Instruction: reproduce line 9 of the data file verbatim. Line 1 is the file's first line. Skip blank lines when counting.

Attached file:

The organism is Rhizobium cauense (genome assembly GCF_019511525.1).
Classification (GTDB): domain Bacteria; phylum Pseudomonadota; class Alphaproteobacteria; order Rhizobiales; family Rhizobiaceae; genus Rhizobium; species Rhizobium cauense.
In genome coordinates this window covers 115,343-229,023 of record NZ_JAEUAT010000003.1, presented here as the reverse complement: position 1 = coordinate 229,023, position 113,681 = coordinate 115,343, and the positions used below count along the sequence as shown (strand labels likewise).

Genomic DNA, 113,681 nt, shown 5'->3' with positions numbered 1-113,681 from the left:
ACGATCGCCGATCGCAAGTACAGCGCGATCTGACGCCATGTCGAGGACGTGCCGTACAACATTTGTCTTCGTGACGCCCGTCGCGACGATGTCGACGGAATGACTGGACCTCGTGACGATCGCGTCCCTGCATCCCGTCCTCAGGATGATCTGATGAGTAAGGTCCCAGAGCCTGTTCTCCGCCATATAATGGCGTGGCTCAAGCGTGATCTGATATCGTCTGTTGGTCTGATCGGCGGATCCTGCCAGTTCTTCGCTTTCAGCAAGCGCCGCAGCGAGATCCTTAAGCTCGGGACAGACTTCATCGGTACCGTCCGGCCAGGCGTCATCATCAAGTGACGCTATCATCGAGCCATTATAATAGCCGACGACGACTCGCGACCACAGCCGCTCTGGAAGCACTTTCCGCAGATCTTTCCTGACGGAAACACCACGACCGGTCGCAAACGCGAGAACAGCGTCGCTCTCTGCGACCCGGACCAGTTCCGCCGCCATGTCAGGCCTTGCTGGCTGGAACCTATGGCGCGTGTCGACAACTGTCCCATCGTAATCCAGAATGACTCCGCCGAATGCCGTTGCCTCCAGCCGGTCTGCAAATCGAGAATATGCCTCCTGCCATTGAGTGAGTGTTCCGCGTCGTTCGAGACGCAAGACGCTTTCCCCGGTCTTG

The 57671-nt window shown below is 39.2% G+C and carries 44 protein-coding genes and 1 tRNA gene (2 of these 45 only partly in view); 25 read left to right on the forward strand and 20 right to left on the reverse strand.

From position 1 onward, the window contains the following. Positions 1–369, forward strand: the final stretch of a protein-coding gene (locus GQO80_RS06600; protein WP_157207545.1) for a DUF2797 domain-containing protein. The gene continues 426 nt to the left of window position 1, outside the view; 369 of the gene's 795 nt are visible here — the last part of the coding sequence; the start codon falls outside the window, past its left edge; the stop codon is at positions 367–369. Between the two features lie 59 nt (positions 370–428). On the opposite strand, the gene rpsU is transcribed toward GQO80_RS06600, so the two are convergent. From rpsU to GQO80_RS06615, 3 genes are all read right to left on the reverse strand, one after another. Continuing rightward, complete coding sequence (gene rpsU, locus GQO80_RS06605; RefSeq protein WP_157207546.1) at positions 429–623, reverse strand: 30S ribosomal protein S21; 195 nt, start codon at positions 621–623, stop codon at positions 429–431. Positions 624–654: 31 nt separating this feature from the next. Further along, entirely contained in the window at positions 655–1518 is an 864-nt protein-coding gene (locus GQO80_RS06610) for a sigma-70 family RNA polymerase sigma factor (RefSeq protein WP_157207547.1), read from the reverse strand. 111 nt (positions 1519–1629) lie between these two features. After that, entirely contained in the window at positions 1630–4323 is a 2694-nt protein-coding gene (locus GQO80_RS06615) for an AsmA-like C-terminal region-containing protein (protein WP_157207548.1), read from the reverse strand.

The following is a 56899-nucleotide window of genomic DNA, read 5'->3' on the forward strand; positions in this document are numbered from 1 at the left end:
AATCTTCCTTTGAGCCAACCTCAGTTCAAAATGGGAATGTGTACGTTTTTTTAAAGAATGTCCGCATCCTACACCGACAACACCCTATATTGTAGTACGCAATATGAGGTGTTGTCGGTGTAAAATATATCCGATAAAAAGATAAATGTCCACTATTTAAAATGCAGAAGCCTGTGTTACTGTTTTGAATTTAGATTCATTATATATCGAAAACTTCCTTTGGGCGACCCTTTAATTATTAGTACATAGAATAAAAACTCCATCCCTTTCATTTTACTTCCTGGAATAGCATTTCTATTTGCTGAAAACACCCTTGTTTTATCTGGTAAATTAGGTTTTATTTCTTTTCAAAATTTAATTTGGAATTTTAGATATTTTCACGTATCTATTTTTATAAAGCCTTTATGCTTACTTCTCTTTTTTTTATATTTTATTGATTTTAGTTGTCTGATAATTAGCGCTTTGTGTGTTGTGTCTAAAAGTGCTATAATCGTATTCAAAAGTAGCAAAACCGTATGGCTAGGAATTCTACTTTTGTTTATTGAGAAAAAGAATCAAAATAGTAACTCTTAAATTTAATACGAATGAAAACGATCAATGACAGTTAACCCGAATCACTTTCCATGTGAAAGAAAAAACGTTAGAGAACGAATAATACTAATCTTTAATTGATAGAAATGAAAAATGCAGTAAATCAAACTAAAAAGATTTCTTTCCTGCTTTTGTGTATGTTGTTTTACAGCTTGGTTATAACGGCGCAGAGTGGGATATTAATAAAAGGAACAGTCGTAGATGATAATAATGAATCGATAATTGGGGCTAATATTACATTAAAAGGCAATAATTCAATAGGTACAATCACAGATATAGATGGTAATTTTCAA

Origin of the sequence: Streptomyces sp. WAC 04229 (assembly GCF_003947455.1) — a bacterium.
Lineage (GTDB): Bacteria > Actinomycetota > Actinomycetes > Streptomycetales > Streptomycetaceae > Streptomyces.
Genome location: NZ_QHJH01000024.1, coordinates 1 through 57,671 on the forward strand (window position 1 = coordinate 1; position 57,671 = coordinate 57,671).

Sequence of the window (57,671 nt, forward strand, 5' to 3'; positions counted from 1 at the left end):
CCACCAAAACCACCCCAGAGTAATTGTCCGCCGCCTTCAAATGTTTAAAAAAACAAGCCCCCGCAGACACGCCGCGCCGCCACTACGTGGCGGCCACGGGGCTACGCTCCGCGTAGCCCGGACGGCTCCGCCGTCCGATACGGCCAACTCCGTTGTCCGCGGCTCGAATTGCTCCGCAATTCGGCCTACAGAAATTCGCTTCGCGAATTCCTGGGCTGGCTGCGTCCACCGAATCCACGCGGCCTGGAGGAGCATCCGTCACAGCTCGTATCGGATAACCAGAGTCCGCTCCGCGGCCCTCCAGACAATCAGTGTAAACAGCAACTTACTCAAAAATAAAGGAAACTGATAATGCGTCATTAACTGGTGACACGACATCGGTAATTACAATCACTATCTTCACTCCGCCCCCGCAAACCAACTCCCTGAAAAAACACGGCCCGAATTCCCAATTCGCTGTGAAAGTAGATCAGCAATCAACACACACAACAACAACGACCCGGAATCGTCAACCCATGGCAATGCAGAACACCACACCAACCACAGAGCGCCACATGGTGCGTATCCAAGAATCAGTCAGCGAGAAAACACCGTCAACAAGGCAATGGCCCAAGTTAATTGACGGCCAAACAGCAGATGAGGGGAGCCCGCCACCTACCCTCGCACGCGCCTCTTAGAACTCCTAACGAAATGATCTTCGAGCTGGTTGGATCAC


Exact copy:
AATCTTCCTTTGAGCCAACCTCAGTTCAAAATGGGAATGTGTACGTTTTTTTAAAGAATGTCCGCATCCTACACCGACAACACCCTATATTGTAGTACGCAATATGAGGTGTTGTCGGTGTAAAATATATCCGATAAAAAGATAAATGTCCACTATTTAAAATGCAGAAGCCTGTGTTACTGTTTTGAATTTAGATTCATTATATATCGAAAACTTCCTTTGGGCGACCCTTTAATTATTAGTACATAGAATAAAAACTCCATCCCTTTCATTTTACTTCCTGGAATAGCATTTCTATTTGCTGAAAACACCCTTGTTTTATCTGGTAAATTAGGTTTTATTTCTTTTCAAAATTTAATTTGGAATTTTAGATATTTTCACGTATCTATTTTTATAAAGCCTTTATGCTTACTTCTCTTTTTTTTATATTTTATTGATTTTAGTTGTCTGATAATTAGCGCTTTGTGTGTTGTGTCTAAAAGTGCTATAATCGTATTCAAAAGTAGCAAAACCGTATGGCTAGGAATTCTACTTTTGTTTATTGAGAAAAAGAATCAAAATAGTAACTCTTAAATTTAATACGAATGAAAACGATCAATGACAGTTAACCCGAATCACTTTCCATGTGAAAGAAAAAACGTTAGAGAACGAATAATACTAATCTTTAATTGATAGAAATGAAAAATGCAGTAAATCAAACTAAAAAGATTTCTTTCCTGCTTTTGTGTATGTTGTTTTACAGCTTGGTTATAACGGCGCAGAGTGGGATATTAATAAAAGGAACAGTCGTAGATGATAATAATGAATCGATAATTGGGGCTAATATTACATTAAAAGGCAATAATTCAATAGGTACAATCACAGATATAGATGGTAATTTTCAA